Maternal obesity and increased risk for autism and developmental delay among very preterm infants

J Perinatol. 2014 Sep;34(9):688-92. doi: 10.1038/jp.2014.80. Epub 2014 May 8.


Objective: Thirty-five percent of women of child-bearing age are obese, and there is evidence that maternal obesity may increase the risk for adverse neurodevelopmental outcome. However, research regarding obesity and neurodevelopment among children born preterm is limited. This study aimed to determine associations between maternal obesity and neurodevelopment in very preterm children at age 2 years.

Study design: Maternal/infant dyads (n=62) born ⩽30 weeks gestation were enrolled in a prospective cohort study at a level-III neonatal intensive care unit. Mothers were classified as obese or non-obese based on pre-pregnancy body mass index. Infants underwent magnetic resonance imaging at term equivalent and developmental testing at age 2. Maternal obesity was investigated for associations with neurodevelopment.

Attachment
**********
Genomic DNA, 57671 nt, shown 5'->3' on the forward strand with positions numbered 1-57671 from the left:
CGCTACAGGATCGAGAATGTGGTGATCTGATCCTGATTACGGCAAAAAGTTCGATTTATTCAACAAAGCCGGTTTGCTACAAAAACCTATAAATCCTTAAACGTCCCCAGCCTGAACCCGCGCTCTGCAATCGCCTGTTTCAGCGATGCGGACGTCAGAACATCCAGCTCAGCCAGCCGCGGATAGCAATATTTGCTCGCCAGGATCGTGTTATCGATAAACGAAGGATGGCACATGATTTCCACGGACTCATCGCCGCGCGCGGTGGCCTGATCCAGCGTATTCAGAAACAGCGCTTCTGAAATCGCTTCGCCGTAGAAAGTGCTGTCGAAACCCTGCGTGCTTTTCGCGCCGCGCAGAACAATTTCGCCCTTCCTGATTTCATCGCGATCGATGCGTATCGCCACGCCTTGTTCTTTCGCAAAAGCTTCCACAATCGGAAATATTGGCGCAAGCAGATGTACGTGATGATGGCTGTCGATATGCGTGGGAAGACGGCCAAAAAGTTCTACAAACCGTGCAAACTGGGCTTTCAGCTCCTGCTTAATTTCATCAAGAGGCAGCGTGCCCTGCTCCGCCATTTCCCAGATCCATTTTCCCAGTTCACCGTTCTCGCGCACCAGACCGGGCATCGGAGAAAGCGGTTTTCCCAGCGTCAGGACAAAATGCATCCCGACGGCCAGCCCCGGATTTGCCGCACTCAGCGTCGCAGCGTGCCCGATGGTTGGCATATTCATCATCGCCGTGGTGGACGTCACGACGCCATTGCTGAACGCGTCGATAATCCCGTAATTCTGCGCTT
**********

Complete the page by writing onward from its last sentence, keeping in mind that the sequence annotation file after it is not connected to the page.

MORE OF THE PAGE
Result: Maternal obesity was associated with positive screen for autism (odds ratio=9.88, P=0.002) and lower composite language scores (β=-9.36, (confidence interval=-15.11, -3.61), P=0.002).

Conclusion: Maternal obesity was associated with adverse neurodevelopmental outcome at age 2 in this cohort of very preterm children. This study requires replication, but may support targeted surveillance of infants born to women with maternal obesity.

Publication types

  • Research Support, N.I.H., Extramural

MeSH terms

  • Adult
  • Autistic Disorder / etiology*
  • Body Mass Index
  • Brain / pathology
  • Child, Preschool
  • Cohort Studies
  • Developmental Disabilities / etiology*
  • Female
  • Humans
  • Infant, Newborn
  • Infant, Premature*
  • Language Development
  • Magnetic Resonance Imaging
  • Male
  • Obesity*
  • Pregnancy
  • Pregnancy Complications*
  • Prospective Studies
  • Risk Factors
  • Weight Gain